This quote kind of bothers me. I would never care for my animals in a way that I wouldn’t recommend to customers. I believe that rack systems were perfectly acceptable for the types of snakes that I work with and have no problem recommending this style of caging to others. If I didn’t believe that racks were appropriate for others to use, why would I keep my own animals that way?

In the same vein, I expect my customers to provide the animals I sell with care that meets my own standards. If a potential describes a set up that I feel is inappropriate, and I can’t change their mind, that could kill the sale.


This year is the first year of breeding my reptiles despite owning reptiles for many years. It will be so hard to sell some of them, but I am breeding them to get my end goals.

Some people might change their direction, or the offspring just might not be working out how they had originally thought… But someone else might be able to do something with that reptile and the reptile could be more loved in that new home (we all have our favourites).

I plan to breed what I can keep but I will also try to sell any that don’t fit in with my breeding plans, if they don’t sell they will stay :grin: just won’t be bred. All my Reptiles are pets, breeding them is just a bonus.

I guess the term collection could be used because of how many there are? I haven’t used this term before as I say mini zoo. I’ve always wanted lots of pets, but quality of life will always come before quantity.


I probably overgeneralized that statement a bit too much — I mean that I would encourage pet keepers to provide a more enriching setup than what I have for my snakes. I keep mine in racks, on paper towels, with nothing else in there but their water bowls. Many “pet keepers” see this as a bad setup because there’s no enrichment for the snakes.

Not that I think there’s anything wrong with my setups — but I think pet keepers should go above and beyond with their enclosures if they have the means to, because they usually dedicate more time and space to each of their pets. If they get into breeding? Sure, make the switch over to racks, or even keep your breeders in enclosures while you keep the offspring in the racks.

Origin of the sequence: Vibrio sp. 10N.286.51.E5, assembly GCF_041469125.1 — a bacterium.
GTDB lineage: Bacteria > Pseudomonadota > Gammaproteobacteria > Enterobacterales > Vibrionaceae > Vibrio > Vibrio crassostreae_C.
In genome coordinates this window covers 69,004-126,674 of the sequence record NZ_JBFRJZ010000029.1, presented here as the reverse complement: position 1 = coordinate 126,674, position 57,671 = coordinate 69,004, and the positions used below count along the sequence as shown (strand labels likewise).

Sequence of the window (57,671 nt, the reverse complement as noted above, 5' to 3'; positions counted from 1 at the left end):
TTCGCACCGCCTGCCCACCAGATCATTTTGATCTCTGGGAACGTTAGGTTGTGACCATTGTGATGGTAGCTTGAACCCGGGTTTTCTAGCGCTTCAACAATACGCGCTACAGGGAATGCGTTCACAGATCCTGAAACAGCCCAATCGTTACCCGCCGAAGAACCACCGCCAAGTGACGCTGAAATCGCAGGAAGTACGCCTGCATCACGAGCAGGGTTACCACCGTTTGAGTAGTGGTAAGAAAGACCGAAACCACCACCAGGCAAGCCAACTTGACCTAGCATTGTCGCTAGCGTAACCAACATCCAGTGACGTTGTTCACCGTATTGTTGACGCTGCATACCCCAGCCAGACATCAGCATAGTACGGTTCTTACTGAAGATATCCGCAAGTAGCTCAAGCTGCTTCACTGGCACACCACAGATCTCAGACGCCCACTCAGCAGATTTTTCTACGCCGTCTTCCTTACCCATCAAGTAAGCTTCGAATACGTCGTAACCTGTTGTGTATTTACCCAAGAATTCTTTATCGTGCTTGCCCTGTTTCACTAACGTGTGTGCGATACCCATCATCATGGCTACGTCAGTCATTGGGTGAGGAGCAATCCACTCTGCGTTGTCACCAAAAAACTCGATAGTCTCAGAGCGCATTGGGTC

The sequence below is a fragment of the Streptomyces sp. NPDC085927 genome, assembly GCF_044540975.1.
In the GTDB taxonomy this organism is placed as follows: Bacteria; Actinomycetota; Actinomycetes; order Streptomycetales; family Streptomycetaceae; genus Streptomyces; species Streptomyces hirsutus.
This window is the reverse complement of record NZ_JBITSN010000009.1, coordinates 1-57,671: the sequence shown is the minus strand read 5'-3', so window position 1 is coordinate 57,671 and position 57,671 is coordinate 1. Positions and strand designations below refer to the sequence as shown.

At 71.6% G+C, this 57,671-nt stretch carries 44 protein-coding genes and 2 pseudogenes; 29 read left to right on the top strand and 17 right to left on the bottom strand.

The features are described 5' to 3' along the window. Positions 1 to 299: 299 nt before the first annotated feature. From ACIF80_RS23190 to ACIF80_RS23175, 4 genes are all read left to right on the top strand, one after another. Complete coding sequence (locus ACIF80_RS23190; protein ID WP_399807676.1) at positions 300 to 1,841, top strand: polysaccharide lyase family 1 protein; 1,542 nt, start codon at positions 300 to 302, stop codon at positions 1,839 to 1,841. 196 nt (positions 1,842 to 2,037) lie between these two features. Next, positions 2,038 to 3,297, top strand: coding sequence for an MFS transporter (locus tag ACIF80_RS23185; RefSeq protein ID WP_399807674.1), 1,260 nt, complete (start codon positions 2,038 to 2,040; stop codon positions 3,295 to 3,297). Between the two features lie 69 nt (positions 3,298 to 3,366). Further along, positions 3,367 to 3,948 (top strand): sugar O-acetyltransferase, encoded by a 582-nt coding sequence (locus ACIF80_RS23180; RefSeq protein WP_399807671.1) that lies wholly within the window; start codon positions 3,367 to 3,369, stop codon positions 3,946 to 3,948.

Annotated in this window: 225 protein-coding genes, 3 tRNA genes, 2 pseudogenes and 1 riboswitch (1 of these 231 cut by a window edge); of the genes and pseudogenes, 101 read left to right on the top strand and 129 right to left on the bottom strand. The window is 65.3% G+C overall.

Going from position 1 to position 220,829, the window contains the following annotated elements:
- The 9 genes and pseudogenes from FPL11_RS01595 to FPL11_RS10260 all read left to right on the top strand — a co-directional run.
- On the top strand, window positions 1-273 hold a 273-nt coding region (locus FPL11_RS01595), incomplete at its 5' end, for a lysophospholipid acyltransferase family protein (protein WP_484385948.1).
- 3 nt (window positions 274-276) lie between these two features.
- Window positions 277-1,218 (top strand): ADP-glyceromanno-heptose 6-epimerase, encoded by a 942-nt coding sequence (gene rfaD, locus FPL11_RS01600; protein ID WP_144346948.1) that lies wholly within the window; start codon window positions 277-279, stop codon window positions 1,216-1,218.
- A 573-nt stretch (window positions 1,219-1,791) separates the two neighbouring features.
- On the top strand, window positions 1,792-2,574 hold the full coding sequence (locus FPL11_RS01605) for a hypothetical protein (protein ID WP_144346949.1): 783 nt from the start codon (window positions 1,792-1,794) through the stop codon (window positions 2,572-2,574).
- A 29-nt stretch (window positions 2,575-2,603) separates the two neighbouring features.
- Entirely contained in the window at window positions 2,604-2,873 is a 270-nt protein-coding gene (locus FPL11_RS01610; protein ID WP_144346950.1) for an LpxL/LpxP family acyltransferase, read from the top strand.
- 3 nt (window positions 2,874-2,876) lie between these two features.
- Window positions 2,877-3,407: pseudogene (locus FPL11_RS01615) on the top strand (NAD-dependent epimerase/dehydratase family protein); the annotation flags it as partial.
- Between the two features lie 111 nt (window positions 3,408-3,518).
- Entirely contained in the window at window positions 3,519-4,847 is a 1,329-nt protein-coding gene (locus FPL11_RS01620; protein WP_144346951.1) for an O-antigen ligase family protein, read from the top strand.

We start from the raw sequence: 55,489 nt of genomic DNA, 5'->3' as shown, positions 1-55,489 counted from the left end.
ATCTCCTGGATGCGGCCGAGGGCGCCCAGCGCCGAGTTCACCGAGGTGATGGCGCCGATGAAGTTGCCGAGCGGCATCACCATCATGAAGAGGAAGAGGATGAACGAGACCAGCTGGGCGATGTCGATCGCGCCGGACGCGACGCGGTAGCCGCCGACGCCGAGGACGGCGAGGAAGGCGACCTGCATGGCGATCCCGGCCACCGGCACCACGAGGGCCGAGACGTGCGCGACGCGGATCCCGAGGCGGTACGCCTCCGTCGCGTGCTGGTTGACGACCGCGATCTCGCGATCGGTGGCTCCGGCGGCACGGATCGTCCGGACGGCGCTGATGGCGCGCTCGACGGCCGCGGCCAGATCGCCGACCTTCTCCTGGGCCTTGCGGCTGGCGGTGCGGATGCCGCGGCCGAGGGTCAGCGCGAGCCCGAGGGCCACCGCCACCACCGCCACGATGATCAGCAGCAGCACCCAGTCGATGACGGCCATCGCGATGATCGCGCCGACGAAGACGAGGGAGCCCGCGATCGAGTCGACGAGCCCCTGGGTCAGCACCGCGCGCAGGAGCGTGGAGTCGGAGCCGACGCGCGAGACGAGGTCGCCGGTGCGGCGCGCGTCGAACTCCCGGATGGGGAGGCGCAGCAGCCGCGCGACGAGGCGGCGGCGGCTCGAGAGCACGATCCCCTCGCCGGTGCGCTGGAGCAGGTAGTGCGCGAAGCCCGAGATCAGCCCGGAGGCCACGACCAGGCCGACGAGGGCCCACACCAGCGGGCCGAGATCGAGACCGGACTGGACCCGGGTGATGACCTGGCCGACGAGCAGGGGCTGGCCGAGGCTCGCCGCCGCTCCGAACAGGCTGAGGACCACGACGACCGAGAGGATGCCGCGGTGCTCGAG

So far I’m a pet owner before breeder. My animals are all pets and I breed them which I think is awesome. My personal interests are working with a large number of species but for the most part few animals per species. As long as I still enjoy and care for the animals then I don’t see a problem with that. I’m not losing interest or depleting their care. If someone chooses to look at their entire collection as their enjoyment rather than the individual animals that’s also fine. They’re usually the people that don’t name their animals (which there’s nothing wrong with) but still care for and enjoy them. Most animals can be sold since they don’t have an individual attachment to them. As long as they’re all getting an amazing quality of life then it doesn’t really matter what someone thinks of them.

Breeders usually keep their animals in smaller minimalistic setups that work great. However pet owners will be better able to take care of them in larger setups. It takes more work to keep an animal stress free in a rack system but most breeders are able to accomplish it. Most pet owners (and some hobbyists) would rather keep their animals in larger enclosures to view the animals.


I agree with this :100: I have space for 25 adult females in order to complete projects and goals I have with breeding some adult breeders have to get sold to make room for holdbacks. I think this is pretty standard operations for a small to mid sized breeder.

I feel like this isn’t a correct statement I don’t believe it is any harder. And I also believe some individual snakes do better in a minimal rack setup.

Also would like to say just because a breeder has to make space doesn’t mean they care any less for the well-being of there captives.


I don’t consider any group of living creatures as one’s collection. To me the sound of it belittles the charm and enjoyment of having companions of a species different to one’s own. It makes the animals sound a bit too much like inanimate objects to be collected, traded and such rather than a living creature to be respected admired and cared for in the proper manner. These are living creatures that deserve the best respect, care and love, not baseball cards that move, breathe, eat, poop, sleep and reproduce.